By now most of us have heard the recommendation to plant California native plants for a drought-tolerant landscape. But this leaves quite a broad range of possibilities-how to decide which to plant where? We have gathered tips from local native plant professionals and our own programs to aid your choices and help you establish a thriving native plant garden.
Anyone who has travelled at around California knows we have a diverse state. Coast and mountains, stream corridors, and deserts all have different vegetation that has adapted to these specific conditions. Start your landscaping project by assessing your particular garden site, advises Kristen Hopper of Oaktown Native Nursery. She notes that sun exposure, slopes, and soil are all very important. Some plants can do well in the heavy clay soil common in the East Bay, but many need better drainage. A sloping site generally drains well, as do the sandier soils in some parts of San Francisco. Most native plants prefer lean soil, not highly enriched. Some of the most popular shrubs for gardens, such as manzanitas and sages, thrive in the wild on shallow, rocky, or gravelly soils. Check a good plant book, such as California Native Plants for the Garden by Bornstein, Fross, and O’Brien for sun and soil preferences of the plants you like. Working with the conditions you have is less resource intensive than trying to make major changes in your soil, and leads to healthier plants in the long run.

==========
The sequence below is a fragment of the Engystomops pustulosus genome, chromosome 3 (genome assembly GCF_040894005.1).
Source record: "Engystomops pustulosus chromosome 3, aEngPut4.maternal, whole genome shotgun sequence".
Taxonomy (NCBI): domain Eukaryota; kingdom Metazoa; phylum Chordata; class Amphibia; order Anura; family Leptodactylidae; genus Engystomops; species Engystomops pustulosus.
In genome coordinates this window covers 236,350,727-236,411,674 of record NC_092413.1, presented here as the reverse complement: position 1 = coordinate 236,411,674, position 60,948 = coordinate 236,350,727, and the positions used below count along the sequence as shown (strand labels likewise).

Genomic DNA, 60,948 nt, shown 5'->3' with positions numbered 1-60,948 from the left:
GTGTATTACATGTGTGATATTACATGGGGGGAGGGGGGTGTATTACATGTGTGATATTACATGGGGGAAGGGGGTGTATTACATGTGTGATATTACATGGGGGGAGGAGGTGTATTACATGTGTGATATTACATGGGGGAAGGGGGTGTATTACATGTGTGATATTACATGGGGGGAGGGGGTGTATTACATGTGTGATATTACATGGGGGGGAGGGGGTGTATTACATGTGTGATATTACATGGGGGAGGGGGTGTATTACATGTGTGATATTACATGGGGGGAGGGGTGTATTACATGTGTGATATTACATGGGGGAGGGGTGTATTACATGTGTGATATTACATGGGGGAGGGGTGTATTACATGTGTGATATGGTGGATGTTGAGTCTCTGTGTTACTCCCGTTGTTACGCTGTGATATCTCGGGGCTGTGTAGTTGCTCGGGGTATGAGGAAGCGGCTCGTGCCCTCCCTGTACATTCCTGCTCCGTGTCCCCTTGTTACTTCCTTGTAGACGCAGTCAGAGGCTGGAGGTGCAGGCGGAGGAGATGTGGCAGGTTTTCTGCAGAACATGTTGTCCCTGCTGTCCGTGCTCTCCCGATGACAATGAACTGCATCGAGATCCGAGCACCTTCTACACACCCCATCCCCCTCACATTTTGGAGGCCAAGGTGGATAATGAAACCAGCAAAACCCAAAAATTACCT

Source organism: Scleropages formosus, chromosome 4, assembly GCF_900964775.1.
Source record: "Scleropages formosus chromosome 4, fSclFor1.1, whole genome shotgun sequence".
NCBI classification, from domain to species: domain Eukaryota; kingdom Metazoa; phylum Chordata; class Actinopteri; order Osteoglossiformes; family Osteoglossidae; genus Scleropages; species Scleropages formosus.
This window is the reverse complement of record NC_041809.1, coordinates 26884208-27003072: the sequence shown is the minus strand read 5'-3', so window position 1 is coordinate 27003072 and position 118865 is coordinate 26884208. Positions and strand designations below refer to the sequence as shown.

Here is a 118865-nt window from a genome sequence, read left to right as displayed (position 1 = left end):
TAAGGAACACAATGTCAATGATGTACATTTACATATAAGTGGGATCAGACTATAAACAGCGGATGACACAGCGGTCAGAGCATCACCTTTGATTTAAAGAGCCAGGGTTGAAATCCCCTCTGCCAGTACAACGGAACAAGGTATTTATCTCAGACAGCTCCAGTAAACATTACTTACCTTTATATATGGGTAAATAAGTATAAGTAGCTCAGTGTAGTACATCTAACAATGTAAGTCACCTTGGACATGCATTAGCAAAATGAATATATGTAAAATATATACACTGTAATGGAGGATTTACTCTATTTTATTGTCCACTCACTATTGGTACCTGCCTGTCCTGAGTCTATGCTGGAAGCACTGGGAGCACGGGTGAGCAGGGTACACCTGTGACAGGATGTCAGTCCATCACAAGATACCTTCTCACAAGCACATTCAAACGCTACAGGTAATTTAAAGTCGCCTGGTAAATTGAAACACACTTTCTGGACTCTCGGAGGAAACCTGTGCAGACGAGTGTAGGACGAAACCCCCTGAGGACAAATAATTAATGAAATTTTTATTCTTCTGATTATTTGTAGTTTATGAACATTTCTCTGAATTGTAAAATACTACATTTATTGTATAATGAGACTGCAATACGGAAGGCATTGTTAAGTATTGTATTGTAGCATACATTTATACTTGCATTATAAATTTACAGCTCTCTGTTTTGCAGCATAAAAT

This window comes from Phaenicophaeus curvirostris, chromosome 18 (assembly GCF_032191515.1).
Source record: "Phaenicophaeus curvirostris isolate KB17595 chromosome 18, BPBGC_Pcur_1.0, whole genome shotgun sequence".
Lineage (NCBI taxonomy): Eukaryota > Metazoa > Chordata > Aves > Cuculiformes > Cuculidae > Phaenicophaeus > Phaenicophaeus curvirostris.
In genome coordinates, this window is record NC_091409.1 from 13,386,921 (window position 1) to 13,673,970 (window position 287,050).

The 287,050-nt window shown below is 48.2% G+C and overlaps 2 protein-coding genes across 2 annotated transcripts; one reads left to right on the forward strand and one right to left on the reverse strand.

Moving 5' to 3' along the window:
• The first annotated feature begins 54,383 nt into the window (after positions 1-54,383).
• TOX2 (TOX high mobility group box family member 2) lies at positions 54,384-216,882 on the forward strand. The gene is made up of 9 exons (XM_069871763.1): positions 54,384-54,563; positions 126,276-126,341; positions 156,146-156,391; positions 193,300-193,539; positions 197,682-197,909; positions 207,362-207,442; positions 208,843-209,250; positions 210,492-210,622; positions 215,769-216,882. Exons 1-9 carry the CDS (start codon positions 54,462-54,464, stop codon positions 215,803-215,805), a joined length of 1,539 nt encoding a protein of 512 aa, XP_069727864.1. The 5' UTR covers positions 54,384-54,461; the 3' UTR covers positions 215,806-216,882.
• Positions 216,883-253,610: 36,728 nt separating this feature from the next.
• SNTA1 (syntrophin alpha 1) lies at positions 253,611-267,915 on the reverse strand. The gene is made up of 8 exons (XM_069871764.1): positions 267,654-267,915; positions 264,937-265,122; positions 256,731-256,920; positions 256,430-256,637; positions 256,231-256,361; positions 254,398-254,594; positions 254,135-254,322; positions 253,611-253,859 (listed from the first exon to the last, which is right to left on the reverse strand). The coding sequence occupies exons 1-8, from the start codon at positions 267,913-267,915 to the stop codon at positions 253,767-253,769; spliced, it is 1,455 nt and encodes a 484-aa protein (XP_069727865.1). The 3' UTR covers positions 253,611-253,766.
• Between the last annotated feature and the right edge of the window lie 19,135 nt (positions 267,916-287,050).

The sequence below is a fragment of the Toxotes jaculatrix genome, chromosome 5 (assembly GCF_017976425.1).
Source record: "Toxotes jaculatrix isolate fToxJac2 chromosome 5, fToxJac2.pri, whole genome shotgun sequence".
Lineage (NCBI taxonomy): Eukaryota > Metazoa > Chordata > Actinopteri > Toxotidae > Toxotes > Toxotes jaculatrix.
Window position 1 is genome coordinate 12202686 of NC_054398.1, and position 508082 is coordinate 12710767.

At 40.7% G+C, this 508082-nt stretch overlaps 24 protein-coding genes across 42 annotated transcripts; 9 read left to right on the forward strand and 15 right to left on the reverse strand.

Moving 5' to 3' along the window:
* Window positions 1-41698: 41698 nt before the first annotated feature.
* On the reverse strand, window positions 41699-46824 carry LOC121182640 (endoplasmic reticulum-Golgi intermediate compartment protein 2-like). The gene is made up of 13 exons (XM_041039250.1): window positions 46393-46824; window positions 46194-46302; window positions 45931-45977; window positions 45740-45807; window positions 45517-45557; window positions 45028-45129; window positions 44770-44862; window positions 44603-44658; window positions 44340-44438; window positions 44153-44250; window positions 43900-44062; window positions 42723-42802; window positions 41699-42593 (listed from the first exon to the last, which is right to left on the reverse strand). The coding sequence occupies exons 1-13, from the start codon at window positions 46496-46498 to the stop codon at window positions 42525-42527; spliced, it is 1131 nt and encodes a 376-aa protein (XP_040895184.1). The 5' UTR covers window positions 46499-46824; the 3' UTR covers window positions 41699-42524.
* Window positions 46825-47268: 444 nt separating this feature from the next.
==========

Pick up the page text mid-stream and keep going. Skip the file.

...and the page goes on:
Drought-tolerant is not drought proof-all newly installed plants will need water until they are established. What exactly does that mean? A good rule of thumb as to when you can start watering a lot less is when the plant has grown two times its original size, or through two to three seasons, according to Bart O’Brien of East Bay Regional Park District. How much water, and when to water, are also important considerations. Late fall, hopefully after rains have soaked the soil, is the best time to plant, and it used to be that we could wait until late spring or summer to begin watering. Not so anymore; now we may need to water through dry spells in the winter to promote root development. Summer watering must be done carefully-warm wet soil encourages harmful microorganisms that can cause root rot. Let the top several inches of soil dry between waterings; this can mean watering more than once a week in sandier soils with high sun exposure, or only every two to three weeks in clay soil. Check the moisture content of the soil at the depth of the root ball of the plant. If dry, water slowly and thoroughly, so that water penetrates just below the root ball, to encourage the roots to grow deeper. Karen Paulsell of the Friends of Sausal Creek has put together great tips in “Watering Natives in Dry Time” which can be found on the California Native Plant Society web site. At some of The Watershed Project’s and SPAWNERS restoration sites, we have been successfully using DriWater, a natural gel product, to water plants through their first season.
Fall is a great time to plan and plant your native garden. The Bringing Back the Natives Garden Tour is sponsoring a workshop series that can provide inspiration. All of the organizations mentioned here have plant sales this fall, check their respective web sites.
Native plants have evolved with our climate and periodic drought, so they are a great choice for gardens. In fact, in some places the drought has given them a competitive edge over introduced weeds, according to Laura Hanson of The Watershed Nursery (not affiliated with The Watershed Project). You may discover additional benefits of growing native plants; birds and native bees will show up in your yard, and you will likely become more aware of natural cycles of growth, senescence, and rebirth of California’s unique seasons.